It would have seemed logical for stalwart Scottish <a href="http://nameberry.com/babyname/Gordon">Gordon</a> to have shared in some of the popularity of the trendy, unisex <a href="http://nameberry.com/babyname/Jordan">Jordan</a> a few years back, but au contraire -- this once Top 100 name dropped off the list completely several years ago. Perhaps it’s because some of its current bearers have an older image (UK PM Gordon Brown) or a rambunctious one (celebrity chef Gordon Ramsay) … but we’d like to see it come back.

  • Guy

    <a href="http://nameberry.com/babyname/Guy">Guy</a> was a Top 100 name for a quarter of a century, but is nowhere to be seen today. It's had a wildly divergent group of well-known bearers, from French writer Guy (pronounced gee) de Maupassant to British political figure Fawkes to bandleader Lombardo (born Gaetano) to 50’s hunk Madison (born Robert) to actor Pearce to director Ritchie to the Sesame Street Muppet Guy Smiley. But the bottom line is: Is Guy just too generic for your special little guy?

  • Magnus

    <a href="http://nameberry.com/babyname/Magnus">Magnus</a> has rapidly morphed from powerful Swedish royal appellation meaning “great” to up-and-coming starbaby fave, having been chosen by <a href="http://nameberry.com/babyname/Will">Will</a> Ferrell, <a href="http://nameberry.com/babyname/Elizabeth">Elizabeth</a> Banks and <a href="http://nameberry.com/babyname/Kirsty">Kirsty</a> Swanson for their sons. All three of the Scandinavian names picked by Ferrell and his Swedish wife <a href="http://nameberry.com/babyname/Viveca">Viveca</a> Paulin -- Magnus, <a href="http://nameberry.com/babyname/Matthias">Matthias</a> and <a href="http://nameberry.com/babyname/Axel">Axel</a> -- are definitely on the rise.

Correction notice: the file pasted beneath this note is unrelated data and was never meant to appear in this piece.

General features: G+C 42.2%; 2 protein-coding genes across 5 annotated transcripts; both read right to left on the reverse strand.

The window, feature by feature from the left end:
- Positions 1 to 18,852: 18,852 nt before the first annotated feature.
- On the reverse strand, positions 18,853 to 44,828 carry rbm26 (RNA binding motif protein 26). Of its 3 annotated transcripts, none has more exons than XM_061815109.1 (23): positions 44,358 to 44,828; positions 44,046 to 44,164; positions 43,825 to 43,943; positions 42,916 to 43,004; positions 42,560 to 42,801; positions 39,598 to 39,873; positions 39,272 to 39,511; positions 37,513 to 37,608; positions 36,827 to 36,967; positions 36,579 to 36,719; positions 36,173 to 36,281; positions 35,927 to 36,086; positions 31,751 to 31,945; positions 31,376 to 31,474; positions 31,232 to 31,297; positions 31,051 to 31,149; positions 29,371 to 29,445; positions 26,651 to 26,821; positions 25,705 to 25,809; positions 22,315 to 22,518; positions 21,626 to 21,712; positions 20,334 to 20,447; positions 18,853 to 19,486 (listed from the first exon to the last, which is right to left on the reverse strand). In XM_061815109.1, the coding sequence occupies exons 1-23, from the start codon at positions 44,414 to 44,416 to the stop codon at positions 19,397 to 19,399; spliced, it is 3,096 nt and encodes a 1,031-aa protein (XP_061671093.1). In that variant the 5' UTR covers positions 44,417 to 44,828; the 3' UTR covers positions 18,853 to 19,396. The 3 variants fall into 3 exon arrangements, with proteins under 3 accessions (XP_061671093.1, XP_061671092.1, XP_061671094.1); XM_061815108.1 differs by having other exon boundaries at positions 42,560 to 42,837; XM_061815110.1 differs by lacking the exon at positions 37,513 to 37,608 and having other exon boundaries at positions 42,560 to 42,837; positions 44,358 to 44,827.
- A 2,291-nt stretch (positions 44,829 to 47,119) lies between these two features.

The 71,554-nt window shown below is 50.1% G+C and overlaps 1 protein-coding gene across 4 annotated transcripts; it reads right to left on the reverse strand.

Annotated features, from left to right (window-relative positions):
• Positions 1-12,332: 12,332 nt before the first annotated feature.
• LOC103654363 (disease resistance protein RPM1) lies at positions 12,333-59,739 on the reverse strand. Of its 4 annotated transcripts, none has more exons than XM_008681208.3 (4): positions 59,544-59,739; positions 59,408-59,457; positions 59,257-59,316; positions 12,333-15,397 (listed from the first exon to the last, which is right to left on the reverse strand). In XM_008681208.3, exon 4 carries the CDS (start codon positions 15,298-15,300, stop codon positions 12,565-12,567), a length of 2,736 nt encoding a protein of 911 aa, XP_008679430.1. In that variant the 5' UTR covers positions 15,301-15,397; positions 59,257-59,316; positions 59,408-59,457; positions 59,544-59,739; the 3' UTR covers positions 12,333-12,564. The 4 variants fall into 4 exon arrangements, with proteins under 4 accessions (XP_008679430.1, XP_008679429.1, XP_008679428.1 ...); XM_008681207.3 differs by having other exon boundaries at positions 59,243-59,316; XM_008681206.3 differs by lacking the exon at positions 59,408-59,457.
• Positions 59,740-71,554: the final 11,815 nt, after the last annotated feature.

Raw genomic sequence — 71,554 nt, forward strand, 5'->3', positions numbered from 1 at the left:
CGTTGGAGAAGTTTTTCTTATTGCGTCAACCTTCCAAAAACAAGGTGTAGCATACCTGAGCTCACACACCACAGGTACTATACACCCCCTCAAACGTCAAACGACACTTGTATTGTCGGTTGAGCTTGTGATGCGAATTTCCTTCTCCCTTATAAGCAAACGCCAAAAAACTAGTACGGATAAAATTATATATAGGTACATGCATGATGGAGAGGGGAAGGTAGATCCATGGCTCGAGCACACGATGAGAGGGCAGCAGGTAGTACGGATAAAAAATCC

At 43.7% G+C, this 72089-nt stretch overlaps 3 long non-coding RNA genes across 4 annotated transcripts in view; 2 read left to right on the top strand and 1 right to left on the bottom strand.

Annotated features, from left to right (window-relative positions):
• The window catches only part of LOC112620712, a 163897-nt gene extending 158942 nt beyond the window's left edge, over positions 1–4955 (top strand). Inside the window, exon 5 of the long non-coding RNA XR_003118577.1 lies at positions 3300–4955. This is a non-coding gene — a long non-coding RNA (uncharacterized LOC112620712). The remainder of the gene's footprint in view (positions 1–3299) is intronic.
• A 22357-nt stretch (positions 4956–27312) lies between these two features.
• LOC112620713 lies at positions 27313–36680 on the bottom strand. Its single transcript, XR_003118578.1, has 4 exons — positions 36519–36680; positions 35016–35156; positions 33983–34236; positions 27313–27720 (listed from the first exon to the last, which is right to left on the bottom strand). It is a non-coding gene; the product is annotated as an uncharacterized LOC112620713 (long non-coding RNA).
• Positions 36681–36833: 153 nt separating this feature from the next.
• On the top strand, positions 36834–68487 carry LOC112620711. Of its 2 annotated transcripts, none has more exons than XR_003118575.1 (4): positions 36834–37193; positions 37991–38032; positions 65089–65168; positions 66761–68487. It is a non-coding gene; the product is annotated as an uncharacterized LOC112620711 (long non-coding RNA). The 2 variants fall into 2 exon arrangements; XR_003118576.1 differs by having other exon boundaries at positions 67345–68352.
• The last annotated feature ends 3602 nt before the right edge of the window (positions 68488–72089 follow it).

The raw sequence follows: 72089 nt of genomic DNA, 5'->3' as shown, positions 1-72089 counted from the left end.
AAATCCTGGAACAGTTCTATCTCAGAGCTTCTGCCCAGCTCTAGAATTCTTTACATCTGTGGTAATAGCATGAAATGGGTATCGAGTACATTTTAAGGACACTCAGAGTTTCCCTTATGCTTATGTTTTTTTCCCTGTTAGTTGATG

• Milton

    The challenge here is to erase from your mind the image of your Great Uncle <a href="http://nameberry.com/babyname/Milton">Milton</a> (and/or the old TV comic Uncle Miltie Berle, born Uncle Mendel) and think instead of Milton as the elegant upper-class British surname it once was, and of the epic verse of the great poet John Milton -- just as you have succeeded in doing with <a href="http://nameberry.com/babyname/Stanley">Stanley</a> and <a href="http://nameberry.com/babyname/Sidney">Sidney</a>.

  • Nigel

    A name that Yanks have tended to see as too overly tea-and-crumpets British, but we see that as adding to its charm. <a href="http://nameberry.com/babyname/Nigel">Nigel</a> Bruce was the original Dr. Watson to Basil (another one) Rathbone’s Sherlock Holmes, Nigel is Duran Duran’s John Taylor’s birth name, Nigel Tufnel is the fictional lead guitarist in Spinal Tap, and high-profile photographer and reality show personality Nigel Barker has modernized it.

  • Otis

    <a href="http://nameberry.com/babyname/Otis">Otis</a> is both cool and classy, via the timelessly bluesy voice of Otis Redding and the connection to society figures like publisher Otis Chandler. Though he’s been off the charts since 1995, we predict that Otis, with its friendly and energetic O-beginning and combination of strength and spunk, will come back in a big way, quite possibly as the next Owen.

  • Simeon

    Parents seeking a less simple version of <a href="http://nameberry.com/babyname/Simon">Simon</a> could consider the possibility of this original Hebrew version of the name, with its rhythmic sound similar to the growing-in-popularity <a href="http://nameberry.com/babyname/Gideon">Gideon</a>. The first known <a href="http://nameberry.com/babyname/Simeon">Simeon</a> was the second son of <a href="http://nameberry.com/babyname/Jacob">Jacob</a> and <a href="http://nameberry.com/babyname/Leah">Leah</a>, who gave his name to one of the twelve tribes of Israel. Simm makes for a friendly nickname.